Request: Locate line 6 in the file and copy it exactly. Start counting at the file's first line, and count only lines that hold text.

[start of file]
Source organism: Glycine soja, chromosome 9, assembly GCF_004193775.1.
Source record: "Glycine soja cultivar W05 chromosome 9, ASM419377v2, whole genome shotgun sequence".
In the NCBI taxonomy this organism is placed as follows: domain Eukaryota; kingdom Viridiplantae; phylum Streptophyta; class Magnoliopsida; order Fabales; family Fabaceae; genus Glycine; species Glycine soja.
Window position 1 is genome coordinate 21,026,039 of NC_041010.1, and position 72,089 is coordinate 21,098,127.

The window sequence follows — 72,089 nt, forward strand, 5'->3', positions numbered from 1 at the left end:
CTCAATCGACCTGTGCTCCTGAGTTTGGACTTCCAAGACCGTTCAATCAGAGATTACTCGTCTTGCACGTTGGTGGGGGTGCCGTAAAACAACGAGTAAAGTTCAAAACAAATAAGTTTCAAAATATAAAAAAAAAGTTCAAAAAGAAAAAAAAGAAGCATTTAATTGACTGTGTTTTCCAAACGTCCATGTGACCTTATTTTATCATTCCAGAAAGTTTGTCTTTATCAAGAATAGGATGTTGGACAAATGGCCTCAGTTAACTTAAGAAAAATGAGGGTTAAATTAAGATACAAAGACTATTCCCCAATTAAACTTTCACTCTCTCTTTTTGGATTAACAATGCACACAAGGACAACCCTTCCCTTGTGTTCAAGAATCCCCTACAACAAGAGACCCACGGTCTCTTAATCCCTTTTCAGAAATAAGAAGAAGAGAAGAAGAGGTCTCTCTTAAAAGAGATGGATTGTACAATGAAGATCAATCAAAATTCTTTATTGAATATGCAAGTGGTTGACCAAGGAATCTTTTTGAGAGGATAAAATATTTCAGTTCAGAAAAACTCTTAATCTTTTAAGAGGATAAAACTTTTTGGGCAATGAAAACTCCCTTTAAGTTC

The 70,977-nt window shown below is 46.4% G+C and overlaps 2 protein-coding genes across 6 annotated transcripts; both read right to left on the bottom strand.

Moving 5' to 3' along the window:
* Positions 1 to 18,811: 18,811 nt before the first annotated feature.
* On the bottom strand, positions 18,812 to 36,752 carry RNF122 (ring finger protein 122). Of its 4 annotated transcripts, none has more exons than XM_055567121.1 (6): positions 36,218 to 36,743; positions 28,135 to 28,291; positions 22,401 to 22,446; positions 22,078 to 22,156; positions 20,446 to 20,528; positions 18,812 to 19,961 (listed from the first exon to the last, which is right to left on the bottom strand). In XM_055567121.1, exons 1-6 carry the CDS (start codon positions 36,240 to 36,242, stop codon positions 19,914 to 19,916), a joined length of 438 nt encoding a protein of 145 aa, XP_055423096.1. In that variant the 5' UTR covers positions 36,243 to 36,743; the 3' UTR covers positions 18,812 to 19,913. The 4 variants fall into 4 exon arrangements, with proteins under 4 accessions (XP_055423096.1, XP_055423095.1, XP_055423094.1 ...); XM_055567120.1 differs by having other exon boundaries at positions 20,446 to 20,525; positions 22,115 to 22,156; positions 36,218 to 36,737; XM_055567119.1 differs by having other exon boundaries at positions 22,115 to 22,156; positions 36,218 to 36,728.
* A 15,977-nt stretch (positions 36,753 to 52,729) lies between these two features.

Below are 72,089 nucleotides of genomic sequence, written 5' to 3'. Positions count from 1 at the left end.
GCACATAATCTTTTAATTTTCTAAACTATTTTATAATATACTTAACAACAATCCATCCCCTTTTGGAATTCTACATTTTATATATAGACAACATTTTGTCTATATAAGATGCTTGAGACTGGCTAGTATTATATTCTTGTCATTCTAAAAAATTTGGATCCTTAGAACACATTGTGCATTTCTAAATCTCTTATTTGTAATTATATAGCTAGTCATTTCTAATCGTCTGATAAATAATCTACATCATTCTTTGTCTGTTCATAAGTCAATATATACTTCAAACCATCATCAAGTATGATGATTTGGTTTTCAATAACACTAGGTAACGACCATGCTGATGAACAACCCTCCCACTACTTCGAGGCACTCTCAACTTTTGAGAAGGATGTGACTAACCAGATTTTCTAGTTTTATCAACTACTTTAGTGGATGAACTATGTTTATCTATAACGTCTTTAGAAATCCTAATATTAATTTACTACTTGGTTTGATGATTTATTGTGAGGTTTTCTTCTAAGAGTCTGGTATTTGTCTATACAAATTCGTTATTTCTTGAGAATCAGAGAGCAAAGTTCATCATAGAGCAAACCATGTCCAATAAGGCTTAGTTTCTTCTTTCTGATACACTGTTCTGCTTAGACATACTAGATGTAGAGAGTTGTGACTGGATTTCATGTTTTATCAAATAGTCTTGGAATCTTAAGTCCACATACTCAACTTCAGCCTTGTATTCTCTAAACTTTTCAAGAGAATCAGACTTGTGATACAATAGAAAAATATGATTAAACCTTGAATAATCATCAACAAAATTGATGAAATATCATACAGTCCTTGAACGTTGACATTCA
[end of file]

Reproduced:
CTCAATCGACCTGTGCTCCTGAGTTTGGACTTCCAAGACCGTTCAATCAGAGATTACTCGTCTTGCACGTTGGTGGGGGTGCCGTAAAACAACGAGTAAAGTTCAAAACAAATAAGTTTCAAAATATAAAAAAAAAGTTCAAAAAGAAAAAAAAGAAGCATTTAATTGACTGTGTTTTCCAAACGTCCATGTGACCTTATTTTATCATTCCAGAAAGTTTGTCTTTATCAAGAATAGGATGTTGGACAAATGGCCTCAGTTAACTTAAGAAAAATGAGGGTTAAATTAAGATACAAAGACTATTCCCCAATTAAACTTTCACTCTCTCTTTTTGGATTAACAATGCACACAAGGACAACCCTTCCCTTGTGTTCAAGAATCCCCTACAACAAGAGACCCACGGTCTCTTAATCCCTTTTCAGAAATAAGAAGAAGAGAAGAAGAGGTCTCTCTTAAAAGAGATGGATTGTACAATGAAGATCAATCAAAATTCTTTATTGAATATGCAAGTGGTTGACCAAGGAATCTTTTTGAGAGGATAAAATATTTCAGTTCAGAAAAACTCTTAATCTTTTAAGAGGATAAAACTTTTTGGGCAATGAAAACTCCCTTTAAGTTC